The rape and murder of a 3-year-old girl in Tepic, Nayarit, has revived debate in the state government on the merits of punishing sex offenders with chemical castration.
Michel Aylin was sexually abused and suffocated to death on Sunday while in the care of her stepfather, who took the girl’s lifeless body to the hospital. She was pronounced dead upon arrival, but medical staff noticed clear signs of repeated physical and sexual abuse on her body.
Both the stepfather and the child’s grandfather, who has a history of sexual abuse of a minor dating back to 2014, have been arrested as authorities investigate her molestation and death.
Nayarit Governor Antonio Echevarría García condemned the toddler’s death.
“The loss of life hurts in any case, but it goes deep when it comes to girls or boys,” he wrote on social media. “As a citizen, I join the demand for clarification of the case, demanding that the Attorney General’s Office carry out the necessary investigations and that whoever is responsible for this brutal crime be punished with the full weight of the law.”
If Rodolfo Pedroza Ramírez has his way, in Nayarit that could soon include chemically castrating that person.
Since March 2019, the National Action Party (PAN) deputy has voiced his support for including chemical castration in the state penal code as a punishment for people who rape women and children. The measure had stalled out but is seeing new support as outrage grows over what happened to Michel.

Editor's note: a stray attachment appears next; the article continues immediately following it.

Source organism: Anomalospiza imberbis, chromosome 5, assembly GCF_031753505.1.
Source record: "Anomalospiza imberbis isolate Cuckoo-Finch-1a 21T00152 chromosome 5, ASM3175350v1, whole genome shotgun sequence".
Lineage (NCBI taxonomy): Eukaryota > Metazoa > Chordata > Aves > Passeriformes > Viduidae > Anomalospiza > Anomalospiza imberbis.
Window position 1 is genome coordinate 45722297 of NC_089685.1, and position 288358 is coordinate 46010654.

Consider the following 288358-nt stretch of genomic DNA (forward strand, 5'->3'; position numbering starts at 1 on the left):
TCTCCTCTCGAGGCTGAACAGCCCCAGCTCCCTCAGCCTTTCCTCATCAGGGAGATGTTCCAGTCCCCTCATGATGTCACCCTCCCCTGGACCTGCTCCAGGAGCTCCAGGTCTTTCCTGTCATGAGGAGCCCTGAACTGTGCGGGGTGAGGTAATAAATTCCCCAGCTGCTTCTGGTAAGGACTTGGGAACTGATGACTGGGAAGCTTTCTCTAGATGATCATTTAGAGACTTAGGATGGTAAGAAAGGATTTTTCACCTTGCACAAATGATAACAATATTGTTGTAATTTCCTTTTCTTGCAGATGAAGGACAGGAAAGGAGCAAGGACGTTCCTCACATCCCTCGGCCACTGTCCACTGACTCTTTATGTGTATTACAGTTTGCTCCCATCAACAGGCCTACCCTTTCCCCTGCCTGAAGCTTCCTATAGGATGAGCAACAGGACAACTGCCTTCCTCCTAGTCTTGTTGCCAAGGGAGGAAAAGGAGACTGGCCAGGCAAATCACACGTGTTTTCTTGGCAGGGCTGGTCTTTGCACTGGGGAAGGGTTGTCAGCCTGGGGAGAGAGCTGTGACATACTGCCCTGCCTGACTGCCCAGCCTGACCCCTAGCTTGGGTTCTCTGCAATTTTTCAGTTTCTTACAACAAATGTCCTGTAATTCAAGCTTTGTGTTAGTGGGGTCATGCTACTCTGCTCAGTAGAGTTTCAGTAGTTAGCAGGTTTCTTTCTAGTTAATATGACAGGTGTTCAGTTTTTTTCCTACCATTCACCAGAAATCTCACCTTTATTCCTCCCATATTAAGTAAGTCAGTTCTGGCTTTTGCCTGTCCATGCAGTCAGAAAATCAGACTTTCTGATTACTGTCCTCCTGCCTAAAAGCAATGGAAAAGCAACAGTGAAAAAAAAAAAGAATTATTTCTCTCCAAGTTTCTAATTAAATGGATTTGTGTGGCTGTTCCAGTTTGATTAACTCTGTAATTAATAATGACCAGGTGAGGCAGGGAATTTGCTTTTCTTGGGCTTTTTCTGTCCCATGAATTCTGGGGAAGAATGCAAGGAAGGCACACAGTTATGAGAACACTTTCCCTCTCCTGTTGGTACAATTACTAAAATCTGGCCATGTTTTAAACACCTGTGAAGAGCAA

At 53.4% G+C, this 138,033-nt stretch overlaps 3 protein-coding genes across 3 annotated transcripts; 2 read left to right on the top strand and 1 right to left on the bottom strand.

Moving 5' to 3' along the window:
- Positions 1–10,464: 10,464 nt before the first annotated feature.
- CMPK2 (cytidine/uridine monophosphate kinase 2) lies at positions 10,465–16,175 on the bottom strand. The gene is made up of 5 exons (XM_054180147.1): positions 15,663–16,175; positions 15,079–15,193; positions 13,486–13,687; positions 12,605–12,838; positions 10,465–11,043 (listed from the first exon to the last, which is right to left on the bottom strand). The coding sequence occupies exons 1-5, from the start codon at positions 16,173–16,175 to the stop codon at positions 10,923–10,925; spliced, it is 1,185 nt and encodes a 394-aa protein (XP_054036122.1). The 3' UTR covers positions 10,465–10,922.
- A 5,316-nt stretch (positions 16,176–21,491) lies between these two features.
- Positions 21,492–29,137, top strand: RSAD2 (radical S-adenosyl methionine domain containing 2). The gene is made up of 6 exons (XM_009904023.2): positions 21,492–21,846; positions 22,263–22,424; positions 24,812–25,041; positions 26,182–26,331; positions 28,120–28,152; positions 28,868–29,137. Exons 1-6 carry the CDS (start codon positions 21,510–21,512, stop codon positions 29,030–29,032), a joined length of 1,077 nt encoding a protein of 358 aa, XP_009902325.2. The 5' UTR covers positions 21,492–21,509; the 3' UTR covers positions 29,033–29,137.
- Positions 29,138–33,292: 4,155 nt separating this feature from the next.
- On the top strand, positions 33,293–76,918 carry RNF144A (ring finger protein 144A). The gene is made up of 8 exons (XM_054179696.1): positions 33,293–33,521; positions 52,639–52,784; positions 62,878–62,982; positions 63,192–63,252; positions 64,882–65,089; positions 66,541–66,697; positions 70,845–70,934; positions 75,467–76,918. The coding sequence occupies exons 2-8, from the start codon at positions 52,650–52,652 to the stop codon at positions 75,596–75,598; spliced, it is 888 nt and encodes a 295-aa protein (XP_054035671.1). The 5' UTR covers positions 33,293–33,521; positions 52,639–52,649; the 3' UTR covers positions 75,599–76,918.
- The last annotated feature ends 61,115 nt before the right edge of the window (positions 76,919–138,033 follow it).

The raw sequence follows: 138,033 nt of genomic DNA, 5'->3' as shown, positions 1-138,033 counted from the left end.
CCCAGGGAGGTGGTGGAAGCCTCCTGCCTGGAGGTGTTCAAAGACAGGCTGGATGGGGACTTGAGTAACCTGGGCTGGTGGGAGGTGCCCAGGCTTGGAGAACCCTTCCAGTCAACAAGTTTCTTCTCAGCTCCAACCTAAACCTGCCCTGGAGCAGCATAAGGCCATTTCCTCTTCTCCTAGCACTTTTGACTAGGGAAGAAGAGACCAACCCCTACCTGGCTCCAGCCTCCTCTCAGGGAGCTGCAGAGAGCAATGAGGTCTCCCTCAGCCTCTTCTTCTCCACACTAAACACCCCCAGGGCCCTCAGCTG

The topic has bounced around the halls of justice in Mexico for years, but no state has yet approved the practice.
Earlier this month Deputy José Juan Espinosa of Puebla proposed chemical castration for sex offenders in his state. “Enough of being lukewarm on combating perverse behaviors that hurt the children of our state,” the legislator posted to his Twitter account. “I understand the issue of human rights of criminals, but I think that we also have to think about the victims and try to control this type of behavior,” he said.
The human rights advocacy organization Human Rights Watch considers chemical castration, which uses hormones to lower testosterone levels and reduce men’s sex drive, a cruel and degrading form of corporal punishment, which the Convention against Torture and the International Covenant on Civil and Political Rights both prohibit.
Source: El Universal (sp)